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Deer Isle, Isle au Haut and Stonington, Maine.
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by Alice Wilkinson
At the February 11 Stonington Water Company meeting the selectmen, who are also the officers of the water company, pressed Superintendent Roger Stone for answers about the continuing decline of water in the standpipe.
The standpipe, when full, holds close to a half-million gallons of water.
Selectman Evelyn Duncan said, “We’ve lost a tremendous amount of water. My guess is that we’re down to about 125,000 gallons.”
According to the water company records, in January of this year the water company pumped 806,800 gallons. Of that, 150,000 is gone. Assuming that people used 30,000 gallons a day, that still leaves 27,000 gallons unaccounted for.
Last year, in January 2012, the water company used 630,000 gallons, and pumped an average of 20,000 gallons a day. The water level in the standpipe didn’t change.
Although there were two leaks found last month, one on Highland Avenue and one from a frozen sprinkler at the Penobscot East building, both were fixed and the water is still going somewhere.
Betts asked Stone to check the new line leading to the gym building, and Chairman George Stevens suggested he take one street where he knew there had been a problem and check all the meters.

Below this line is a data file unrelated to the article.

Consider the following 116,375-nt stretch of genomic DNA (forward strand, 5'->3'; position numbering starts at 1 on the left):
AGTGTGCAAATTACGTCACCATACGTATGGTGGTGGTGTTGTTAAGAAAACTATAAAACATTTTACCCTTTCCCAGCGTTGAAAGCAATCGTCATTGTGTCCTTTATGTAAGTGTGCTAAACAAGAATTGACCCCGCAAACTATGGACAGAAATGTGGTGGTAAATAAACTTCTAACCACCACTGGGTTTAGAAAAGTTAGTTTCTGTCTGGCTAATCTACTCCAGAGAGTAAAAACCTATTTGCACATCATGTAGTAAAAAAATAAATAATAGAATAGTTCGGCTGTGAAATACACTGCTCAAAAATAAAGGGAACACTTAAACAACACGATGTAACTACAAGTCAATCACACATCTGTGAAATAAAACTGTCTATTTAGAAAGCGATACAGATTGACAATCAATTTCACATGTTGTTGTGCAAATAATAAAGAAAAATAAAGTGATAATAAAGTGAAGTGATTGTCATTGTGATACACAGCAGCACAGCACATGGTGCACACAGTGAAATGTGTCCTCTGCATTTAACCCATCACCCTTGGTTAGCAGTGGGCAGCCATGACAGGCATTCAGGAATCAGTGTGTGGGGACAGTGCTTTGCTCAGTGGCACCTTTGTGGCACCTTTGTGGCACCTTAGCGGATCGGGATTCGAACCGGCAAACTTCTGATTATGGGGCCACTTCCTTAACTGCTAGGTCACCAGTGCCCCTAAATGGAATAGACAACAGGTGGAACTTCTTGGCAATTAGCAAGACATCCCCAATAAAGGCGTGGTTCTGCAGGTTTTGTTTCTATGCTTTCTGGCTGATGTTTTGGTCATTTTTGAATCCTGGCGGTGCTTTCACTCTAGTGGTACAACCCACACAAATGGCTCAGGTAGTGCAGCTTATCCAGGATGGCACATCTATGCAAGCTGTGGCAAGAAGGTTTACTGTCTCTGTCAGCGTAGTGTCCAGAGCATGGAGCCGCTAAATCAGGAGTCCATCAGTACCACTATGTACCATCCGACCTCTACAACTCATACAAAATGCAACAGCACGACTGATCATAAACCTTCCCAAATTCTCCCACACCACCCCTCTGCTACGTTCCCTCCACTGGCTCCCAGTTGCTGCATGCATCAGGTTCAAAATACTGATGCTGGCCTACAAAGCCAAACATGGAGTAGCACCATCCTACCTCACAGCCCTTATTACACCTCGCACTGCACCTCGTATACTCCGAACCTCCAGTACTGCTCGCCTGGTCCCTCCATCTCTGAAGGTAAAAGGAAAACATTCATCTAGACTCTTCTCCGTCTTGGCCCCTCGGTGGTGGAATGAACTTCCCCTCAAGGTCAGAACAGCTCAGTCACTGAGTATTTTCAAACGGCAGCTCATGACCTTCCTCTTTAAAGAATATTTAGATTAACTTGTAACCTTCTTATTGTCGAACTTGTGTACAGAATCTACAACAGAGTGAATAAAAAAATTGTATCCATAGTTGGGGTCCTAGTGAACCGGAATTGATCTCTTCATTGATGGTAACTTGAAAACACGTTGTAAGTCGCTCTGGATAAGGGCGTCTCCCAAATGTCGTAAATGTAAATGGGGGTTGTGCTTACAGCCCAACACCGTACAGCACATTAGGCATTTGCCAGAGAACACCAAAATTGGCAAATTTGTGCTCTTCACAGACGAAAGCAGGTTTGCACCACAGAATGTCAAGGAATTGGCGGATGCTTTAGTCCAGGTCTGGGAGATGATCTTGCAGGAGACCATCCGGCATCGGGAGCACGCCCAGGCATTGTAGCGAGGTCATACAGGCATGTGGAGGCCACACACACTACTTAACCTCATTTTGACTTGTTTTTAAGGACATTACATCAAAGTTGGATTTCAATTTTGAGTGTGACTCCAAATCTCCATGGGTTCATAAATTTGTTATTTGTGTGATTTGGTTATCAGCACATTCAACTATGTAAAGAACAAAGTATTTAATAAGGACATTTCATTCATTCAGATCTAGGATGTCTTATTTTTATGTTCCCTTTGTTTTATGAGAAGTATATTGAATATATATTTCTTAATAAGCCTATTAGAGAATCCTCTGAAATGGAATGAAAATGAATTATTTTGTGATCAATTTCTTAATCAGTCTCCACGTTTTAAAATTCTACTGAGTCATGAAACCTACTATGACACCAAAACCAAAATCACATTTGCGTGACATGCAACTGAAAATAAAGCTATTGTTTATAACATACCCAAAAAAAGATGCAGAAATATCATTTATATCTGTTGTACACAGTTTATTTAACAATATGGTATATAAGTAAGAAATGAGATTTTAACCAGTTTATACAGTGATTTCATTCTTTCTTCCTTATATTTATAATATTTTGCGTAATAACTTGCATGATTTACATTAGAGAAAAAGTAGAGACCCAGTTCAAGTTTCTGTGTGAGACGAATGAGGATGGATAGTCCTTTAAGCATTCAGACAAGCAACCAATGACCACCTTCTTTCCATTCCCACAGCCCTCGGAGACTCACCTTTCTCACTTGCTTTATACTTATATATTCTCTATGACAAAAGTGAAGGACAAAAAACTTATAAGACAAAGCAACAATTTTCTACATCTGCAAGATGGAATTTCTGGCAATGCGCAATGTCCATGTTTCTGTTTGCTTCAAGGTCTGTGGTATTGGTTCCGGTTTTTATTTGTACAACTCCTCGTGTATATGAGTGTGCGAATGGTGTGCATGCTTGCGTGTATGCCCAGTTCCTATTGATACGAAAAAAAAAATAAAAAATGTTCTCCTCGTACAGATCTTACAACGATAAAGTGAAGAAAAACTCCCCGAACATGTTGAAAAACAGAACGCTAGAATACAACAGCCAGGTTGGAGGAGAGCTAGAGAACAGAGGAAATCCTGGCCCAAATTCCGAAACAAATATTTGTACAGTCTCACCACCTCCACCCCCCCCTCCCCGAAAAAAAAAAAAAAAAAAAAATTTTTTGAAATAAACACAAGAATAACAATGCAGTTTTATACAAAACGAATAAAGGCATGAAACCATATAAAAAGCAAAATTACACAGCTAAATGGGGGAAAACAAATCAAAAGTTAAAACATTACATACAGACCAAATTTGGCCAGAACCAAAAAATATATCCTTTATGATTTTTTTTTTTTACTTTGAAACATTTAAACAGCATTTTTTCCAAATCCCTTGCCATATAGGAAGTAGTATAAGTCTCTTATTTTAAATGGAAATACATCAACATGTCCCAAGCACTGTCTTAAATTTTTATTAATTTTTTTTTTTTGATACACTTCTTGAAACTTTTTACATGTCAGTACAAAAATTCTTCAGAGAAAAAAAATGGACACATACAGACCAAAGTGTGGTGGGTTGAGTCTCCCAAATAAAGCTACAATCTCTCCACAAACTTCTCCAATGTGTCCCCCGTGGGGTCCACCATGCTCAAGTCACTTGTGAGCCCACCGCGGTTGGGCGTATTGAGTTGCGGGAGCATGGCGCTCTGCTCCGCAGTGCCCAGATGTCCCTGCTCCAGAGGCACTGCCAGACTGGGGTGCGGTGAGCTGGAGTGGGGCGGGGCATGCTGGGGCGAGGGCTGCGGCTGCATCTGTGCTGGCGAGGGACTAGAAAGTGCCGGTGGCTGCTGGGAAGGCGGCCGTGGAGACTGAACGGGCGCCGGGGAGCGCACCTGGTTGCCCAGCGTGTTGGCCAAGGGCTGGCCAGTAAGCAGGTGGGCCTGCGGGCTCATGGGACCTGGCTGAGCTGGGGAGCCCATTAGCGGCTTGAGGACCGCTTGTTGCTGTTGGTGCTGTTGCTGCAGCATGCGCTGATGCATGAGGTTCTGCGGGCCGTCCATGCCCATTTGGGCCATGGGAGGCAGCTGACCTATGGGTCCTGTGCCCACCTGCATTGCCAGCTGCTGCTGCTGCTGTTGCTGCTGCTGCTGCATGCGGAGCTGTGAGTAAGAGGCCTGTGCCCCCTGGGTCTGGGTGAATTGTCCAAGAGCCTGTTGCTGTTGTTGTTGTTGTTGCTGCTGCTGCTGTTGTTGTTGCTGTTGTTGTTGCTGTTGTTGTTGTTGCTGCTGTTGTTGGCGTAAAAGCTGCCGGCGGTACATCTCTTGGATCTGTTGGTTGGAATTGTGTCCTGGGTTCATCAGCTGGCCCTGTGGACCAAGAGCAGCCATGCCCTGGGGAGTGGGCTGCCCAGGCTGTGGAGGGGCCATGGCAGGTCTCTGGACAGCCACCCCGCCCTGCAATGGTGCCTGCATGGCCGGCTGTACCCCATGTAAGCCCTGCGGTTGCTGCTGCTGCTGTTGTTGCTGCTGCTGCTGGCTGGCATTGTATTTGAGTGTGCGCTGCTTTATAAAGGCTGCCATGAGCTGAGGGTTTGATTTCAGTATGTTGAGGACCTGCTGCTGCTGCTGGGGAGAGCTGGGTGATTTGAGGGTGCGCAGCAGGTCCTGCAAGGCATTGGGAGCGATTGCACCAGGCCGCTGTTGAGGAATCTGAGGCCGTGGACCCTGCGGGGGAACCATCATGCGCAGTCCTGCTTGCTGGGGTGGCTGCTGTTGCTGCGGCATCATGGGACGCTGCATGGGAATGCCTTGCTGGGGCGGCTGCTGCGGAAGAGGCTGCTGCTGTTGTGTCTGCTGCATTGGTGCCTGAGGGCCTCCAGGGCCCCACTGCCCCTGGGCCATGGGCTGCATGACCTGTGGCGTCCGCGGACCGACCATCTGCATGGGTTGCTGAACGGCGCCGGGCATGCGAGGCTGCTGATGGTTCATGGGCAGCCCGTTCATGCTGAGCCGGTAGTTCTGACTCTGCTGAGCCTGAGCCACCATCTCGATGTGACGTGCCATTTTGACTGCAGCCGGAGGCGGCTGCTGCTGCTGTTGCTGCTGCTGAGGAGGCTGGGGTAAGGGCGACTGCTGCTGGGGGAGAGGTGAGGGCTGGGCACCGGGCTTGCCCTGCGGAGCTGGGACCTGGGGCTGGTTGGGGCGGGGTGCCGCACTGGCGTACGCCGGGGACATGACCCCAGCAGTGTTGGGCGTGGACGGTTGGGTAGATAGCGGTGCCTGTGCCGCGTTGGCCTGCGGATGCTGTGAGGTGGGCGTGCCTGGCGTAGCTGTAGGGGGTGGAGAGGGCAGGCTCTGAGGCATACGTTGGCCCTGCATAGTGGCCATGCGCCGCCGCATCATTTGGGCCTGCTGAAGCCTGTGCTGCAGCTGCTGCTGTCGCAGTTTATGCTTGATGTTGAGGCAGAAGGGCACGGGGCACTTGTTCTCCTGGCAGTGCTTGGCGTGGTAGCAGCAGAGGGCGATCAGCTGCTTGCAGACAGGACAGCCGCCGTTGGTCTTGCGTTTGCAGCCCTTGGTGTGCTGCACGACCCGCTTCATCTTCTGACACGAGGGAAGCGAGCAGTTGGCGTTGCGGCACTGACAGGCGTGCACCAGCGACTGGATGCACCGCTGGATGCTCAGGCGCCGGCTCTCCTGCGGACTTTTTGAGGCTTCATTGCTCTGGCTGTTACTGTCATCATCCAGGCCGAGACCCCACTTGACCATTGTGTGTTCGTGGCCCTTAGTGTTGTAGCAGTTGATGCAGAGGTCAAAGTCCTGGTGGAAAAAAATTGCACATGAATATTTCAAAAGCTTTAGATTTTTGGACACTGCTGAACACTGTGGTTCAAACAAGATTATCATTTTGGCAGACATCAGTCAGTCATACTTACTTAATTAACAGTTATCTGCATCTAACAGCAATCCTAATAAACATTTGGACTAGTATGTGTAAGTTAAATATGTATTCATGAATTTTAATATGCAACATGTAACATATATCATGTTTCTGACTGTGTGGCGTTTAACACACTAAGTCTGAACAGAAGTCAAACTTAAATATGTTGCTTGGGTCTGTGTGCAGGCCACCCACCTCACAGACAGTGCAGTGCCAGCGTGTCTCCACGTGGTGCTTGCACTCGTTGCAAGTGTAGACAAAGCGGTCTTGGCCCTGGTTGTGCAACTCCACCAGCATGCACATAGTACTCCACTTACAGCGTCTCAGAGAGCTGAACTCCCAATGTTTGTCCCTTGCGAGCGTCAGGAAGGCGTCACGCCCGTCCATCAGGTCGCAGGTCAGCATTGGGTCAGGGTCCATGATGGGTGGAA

Stone has been in touch with the eight users known to be running water to keep their lines from freezing, but there may be more.
Water Company President Donna Brewer asked Stone last week to read all the meters in the district to see if anything unusual is happening. He did not, and when she suggested this week that he read the meters he said he “can’t do it with three feet of snow on the ground.”
In response to a question about how long it would take to read all the meters of the 290 customers of the water company, Stone replied, “With this snow, about a week.”
Brewer said, “A week ago we didn’t have any snow.”
The next scheduled reading of the meters is in April.
There was talk about getting someone from Rural Water to listen again to the hydrants which are sited above lines to see if water is running, but Selectman Richard Larrabee said, “We shouldn’t go and call the state until we go and read the meters. We’ve got to find out what’s going on here. This is serious.”
The hydrants have been listened to during the day, but to screen out any usual activity, Duncan asked if they could be read at night instead.
As the selectmen looked at the water company budget, Duncan asked if there is anything Stone thinks should be replaced, and he said, “We have a couple of hydrants from 1898.” Those hydrants were already used when purchased, and he suggested, “We could probably auction them off.”
One of the problems with those hydrants is that there is no automatic shut-off as there is with newer hydrants. That means that if one is damaged the water will come spouting out until someone shuts off the whole line.
When Stone asked if he was getting a raise this year, Duncan said, “I don’t think the water company is a full-time job.”
The water company asks people who are running water to let the town office know, and not to run a stream more than the width of a pencil. They would also like to know if anyone had a leak which they fixed, or if there have been any unusual problems.